Do Customers of Northwest Investor-Owned Utilities have Higher Electricity Bills?

The Council's In-depth analysis on regional electricity bills investigates

The Northwest has over 100 different utilities, many of them small publicly owned utilities. Investor-owned utilities are companies owned by investors that earn a profit for providing electricity to their customers. So as a customer of an investor-owned utility in the Northwest do you pay more?

The Energy Information Administration collects information each year from utilities in the United States. That information includes the amount of electricity utilities have sold, the number of residential customers, and the revenue collected from those customers. Using these data we can compare bills. From this comparison you can see there are public utilities with average household bills that are both higher and lower than the investor-owned utilities.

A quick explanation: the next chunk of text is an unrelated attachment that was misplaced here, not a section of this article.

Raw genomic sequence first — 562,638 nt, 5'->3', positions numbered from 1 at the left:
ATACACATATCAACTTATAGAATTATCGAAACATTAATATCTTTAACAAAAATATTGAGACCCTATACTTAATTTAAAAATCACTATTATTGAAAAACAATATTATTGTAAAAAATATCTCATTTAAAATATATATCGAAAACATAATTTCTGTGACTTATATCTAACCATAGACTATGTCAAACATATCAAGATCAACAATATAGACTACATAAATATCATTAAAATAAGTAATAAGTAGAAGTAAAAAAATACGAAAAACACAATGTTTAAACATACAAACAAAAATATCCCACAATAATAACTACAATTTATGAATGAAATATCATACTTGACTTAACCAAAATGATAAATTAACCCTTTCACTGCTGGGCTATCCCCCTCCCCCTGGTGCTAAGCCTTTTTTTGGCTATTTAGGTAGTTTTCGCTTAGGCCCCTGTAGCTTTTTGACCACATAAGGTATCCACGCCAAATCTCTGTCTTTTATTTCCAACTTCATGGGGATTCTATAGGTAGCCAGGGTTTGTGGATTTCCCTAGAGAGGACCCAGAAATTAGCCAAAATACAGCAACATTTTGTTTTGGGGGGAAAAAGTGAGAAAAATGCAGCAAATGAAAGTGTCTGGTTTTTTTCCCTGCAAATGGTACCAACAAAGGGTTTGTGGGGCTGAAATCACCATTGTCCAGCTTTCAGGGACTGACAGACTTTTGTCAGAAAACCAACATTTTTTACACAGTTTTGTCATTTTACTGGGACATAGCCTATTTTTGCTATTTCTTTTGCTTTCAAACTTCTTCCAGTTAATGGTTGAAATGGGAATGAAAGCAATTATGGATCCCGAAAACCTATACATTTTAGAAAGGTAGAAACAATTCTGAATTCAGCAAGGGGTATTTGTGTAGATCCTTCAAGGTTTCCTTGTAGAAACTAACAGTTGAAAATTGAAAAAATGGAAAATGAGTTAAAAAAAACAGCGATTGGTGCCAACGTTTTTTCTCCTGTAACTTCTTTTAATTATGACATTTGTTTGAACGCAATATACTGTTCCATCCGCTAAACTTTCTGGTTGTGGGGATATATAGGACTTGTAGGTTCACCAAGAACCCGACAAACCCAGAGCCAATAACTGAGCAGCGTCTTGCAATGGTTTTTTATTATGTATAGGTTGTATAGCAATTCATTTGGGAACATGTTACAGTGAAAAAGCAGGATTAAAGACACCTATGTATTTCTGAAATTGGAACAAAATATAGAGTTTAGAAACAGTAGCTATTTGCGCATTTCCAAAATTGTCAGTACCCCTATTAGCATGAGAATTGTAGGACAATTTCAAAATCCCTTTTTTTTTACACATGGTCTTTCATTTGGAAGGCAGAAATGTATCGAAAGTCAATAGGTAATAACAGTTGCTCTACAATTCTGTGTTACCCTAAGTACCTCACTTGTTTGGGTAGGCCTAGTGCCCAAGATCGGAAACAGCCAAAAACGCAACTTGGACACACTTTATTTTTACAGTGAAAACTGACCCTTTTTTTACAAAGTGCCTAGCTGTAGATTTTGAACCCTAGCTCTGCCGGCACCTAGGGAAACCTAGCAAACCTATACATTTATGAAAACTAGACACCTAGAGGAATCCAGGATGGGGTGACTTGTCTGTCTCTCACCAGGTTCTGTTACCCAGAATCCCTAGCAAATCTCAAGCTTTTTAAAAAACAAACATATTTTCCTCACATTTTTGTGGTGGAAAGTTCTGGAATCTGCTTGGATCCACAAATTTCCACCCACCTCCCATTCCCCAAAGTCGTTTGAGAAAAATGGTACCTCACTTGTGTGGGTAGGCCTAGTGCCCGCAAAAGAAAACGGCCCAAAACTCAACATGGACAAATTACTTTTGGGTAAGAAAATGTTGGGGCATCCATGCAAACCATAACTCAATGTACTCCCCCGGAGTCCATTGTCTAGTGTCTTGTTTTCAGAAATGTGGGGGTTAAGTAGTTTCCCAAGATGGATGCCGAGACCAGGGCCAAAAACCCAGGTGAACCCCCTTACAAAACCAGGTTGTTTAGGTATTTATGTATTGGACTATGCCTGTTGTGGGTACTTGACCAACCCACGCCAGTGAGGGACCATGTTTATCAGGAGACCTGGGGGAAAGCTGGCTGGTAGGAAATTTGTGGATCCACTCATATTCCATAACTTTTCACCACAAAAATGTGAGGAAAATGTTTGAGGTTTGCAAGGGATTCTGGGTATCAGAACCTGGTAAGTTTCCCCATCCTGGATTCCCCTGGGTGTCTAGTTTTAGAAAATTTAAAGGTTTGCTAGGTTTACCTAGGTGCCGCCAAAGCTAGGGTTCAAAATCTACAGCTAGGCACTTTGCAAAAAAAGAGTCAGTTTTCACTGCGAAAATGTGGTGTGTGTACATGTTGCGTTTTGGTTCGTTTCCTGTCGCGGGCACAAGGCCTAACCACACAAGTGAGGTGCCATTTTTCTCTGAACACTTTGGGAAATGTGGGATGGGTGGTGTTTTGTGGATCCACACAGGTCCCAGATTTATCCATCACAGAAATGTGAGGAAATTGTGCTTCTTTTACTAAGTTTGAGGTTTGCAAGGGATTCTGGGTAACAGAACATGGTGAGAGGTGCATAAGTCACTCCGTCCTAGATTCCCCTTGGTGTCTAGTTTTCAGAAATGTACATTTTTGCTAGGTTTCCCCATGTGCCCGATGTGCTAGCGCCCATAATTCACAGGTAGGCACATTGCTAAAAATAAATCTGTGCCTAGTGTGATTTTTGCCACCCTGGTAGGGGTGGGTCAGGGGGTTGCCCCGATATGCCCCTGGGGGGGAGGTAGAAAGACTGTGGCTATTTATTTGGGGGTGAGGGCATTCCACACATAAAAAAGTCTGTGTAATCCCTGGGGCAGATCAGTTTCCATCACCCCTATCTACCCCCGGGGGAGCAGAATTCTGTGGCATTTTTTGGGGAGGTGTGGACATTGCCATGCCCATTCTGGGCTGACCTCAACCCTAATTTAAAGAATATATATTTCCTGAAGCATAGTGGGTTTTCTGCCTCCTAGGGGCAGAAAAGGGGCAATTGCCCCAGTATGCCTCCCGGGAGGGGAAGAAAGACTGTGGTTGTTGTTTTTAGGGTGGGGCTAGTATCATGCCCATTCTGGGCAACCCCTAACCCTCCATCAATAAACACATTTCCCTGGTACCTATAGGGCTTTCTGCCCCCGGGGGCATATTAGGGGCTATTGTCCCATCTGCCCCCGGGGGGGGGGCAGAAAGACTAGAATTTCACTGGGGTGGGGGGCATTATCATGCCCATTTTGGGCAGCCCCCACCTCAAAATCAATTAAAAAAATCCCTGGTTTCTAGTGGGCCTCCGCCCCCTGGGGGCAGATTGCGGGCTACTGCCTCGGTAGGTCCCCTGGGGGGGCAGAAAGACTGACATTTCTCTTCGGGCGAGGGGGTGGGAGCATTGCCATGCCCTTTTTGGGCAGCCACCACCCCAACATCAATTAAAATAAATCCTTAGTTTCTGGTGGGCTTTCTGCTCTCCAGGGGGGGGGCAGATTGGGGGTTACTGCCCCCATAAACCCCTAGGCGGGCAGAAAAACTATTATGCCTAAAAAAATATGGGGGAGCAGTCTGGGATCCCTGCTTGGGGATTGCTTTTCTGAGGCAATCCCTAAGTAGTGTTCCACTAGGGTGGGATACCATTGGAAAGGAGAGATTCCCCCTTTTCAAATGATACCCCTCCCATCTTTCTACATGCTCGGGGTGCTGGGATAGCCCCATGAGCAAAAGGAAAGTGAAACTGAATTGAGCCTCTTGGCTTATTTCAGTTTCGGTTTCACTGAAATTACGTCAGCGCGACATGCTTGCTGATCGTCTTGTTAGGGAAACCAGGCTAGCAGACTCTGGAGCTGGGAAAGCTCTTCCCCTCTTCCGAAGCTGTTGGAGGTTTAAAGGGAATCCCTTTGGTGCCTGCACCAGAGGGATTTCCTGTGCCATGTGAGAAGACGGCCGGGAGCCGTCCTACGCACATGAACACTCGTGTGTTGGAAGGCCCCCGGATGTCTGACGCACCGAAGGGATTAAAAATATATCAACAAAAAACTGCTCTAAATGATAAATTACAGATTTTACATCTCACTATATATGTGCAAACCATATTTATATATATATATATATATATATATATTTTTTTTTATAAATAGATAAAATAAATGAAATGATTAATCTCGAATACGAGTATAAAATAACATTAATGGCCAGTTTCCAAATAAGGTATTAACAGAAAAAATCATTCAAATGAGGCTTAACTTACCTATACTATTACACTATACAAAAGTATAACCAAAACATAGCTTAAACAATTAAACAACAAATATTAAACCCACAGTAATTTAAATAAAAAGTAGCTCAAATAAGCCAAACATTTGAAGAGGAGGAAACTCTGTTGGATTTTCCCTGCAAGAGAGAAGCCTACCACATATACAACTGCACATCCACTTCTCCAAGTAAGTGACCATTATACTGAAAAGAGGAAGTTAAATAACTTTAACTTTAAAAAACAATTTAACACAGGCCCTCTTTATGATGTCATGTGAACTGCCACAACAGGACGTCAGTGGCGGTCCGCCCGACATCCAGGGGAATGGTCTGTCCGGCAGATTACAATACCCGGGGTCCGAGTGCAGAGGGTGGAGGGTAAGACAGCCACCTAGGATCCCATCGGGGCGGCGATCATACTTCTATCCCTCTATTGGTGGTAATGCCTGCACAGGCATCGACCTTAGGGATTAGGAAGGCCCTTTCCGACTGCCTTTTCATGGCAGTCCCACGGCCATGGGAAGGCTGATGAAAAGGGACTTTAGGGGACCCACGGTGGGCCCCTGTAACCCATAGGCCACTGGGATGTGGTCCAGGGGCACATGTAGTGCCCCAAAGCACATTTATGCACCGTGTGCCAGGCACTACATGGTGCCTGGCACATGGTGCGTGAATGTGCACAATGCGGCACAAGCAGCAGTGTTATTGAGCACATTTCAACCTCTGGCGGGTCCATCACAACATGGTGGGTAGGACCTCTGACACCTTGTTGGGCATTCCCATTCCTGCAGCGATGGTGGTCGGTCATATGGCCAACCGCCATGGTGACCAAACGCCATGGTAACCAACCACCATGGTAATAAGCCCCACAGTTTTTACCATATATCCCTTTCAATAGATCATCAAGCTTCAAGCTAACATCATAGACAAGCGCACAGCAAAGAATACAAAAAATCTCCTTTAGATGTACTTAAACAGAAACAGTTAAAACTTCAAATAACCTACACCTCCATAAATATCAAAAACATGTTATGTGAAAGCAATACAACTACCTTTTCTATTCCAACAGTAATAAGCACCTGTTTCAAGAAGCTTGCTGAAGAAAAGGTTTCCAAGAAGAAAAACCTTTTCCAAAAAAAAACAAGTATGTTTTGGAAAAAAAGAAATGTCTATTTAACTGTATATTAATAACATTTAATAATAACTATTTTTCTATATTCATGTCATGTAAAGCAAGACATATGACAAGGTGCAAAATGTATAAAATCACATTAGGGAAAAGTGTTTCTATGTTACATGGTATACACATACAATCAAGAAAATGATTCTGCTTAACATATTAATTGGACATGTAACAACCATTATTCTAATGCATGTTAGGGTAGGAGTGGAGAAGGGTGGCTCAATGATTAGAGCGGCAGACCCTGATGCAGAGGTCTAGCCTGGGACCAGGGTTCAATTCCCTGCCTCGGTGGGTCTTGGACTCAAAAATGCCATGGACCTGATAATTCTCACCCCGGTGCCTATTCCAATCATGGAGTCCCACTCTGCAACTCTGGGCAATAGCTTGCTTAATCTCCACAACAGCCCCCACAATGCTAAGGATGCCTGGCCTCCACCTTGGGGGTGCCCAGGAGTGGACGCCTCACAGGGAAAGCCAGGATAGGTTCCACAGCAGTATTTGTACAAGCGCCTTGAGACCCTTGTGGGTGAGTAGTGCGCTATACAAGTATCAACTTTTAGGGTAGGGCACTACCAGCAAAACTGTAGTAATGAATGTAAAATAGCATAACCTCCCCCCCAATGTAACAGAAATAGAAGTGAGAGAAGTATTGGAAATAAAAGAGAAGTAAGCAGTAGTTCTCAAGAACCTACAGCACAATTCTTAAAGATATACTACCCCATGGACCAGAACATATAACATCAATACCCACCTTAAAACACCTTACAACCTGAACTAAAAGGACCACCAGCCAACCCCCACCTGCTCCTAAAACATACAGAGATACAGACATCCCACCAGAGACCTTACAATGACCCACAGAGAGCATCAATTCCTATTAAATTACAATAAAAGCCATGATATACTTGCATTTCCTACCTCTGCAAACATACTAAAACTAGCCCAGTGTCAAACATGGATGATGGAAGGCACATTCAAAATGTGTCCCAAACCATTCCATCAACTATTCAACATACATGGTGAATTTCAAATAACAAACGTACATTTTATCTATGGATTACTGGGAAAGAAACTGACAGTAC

Figure 1 - Average residential bills of investor-owned versus public Northwest utilities


However, the rates of investor-owned utilities tend to be higher. So customers of investor-owned utilities tend to pay more per megawatt-hour, but they also tend to use less energy, thanks in part to investments in energy efficiency. Improved efficiency is closely aligned with slower growth in both average annual electricity use per customer and smaller increases in average annual bills per customer. Rates go up, but electricity bills don’t. 

Figure 2 - Residential rates of investor-owned versus public Northwest utilities


Check out more in-depth analysis on electricity bills in the Northwest — see the Council’s recently released draft report. We’re accepting public comments until August 29, 2016.